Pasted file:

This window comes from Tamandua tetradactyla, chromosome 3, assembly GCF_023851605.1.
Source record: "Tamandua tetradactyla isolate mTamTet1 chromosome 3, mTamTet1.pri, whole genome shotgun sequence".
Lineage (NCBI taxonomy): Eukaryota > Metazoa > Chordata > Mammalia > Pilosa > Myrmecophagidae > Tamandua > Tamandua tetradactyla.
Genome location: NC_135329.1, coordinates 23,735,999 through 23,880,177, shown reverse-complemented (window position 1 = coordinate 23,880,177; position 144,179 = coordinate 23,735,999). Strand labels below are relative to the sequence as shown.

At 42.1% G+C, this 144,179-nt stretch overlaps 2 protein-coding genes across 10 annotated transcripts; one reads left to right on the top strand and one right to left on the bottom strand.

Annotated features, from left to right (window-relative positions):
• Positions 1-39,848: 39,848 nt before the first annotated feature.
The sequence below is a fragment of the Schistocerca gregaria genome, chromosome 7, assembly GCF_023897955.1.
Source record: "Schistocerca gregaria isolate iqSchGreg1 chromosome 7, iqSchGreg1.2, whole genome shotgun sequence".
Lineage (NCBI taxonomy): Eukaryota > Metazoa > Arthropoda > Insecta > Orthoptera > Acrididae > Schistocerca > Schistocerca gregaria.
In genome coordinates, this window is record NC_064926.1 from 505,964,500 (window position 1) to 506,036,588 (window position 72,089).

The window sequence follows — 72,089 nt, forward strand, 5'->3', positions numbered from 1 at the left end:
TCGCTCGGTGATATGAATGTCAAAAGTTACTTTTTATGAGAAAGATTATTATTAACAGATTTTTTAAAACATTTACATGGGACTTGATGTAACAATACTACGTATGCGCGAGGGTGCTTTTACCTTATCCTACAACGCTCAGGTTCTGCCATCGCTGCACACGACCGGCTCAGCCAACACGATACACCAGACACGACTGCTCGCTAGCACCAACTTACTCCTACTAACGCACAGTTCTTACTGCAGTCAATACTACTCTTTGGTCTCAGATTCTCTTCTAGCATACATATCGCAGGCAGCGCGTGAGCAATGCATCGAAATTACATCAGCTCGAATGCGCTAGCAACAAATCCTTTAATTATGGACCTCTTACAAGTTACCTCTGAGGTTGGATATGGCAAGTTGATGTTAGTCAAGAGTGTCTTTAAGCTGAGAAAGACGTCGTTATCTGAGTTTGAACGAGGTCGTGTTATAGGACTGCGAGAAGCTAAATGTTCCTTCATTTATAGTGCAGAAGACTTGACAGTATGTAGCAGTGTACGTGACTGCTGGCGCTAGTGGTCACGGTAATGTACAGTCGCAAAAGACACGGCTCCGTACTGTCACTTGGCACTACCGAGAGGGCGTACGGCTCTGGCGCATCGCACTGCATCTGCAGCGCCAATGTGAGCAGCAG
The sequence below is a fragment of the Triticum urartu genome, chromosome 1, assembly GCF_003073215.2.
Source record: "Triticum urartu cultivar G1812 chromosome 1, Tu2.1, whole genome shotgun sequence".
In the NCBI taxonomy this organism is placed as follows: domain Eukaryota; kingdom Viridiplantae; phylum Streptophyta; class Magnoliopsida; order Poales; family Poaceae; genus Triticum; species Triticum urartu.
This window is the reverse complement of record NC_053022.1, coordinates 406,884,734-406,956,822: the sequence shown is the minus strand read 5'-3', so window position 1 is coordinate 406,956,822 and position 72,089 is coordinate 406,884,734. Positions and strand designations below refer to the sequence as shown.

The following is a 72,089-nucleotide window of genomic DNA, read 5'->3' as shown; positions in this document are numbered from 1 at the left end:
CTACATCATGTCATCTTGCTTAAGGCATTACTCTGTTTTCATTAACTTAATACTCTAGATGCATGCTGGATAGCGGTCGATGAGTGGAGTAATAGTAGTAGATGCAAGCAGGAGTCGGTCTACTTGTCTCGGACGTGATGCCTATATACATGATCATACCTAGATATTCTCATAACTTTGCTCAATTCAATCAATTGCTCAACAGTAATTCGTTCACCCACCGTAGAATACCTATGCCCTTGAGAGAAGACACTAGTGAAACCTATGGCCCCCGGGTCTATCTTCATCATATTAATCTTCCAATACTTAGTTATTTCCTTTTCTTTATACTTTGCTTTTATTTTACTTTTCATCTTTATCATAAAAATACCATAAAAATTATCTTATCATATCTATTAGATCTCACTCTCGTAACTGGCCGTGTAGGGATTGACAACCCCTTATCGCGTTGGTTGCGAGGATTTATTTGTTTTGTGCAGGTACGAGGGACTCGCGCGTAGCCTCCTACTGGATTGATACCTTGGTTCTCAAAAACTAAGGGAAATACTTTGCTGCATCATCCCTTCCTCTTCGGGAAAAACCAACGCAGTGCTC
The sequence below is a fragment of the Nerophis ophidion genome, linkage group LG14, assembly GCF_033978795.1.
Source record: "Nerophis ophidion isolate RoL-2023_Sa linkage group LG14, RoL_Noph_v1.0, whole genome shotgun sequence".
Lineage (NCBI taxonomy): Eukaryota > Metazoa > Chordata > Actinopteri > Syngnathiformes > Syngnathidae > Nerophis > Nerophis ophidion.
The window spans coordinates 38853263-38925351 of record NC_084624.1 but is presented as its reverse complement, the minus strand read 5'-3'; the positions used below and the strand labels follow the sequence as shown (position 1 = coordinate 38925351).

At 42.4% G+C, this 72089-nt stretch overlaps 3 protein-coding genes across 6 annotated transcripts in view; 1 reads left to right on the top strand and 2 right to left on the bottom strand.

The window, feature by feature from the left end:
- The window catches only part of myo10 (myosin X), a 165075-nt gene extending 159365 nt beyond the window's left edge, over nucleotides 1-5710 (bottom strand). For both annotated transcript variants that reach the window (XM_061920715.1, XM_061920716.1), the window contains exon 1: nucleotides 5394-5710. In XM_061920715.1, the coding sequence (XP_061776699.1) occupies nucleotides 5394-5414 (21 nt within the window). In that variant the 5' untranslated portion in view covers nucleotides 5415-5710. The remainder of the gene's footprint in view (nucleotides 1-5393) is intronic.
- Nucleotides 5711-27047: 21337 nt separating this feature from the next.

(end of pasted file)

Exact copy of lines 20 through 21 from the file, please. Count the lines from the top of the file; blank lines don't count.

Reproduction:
The sequence below is a fragment of the Nerophis ophidion genome, linkage group LG14, assembly GCF_033978795.1.
Source record: "Nerophis ophidion isolate RoL-2023_Sa linkage group LG14, RoL_Noph_v1.0, whole genome shotgun sequence".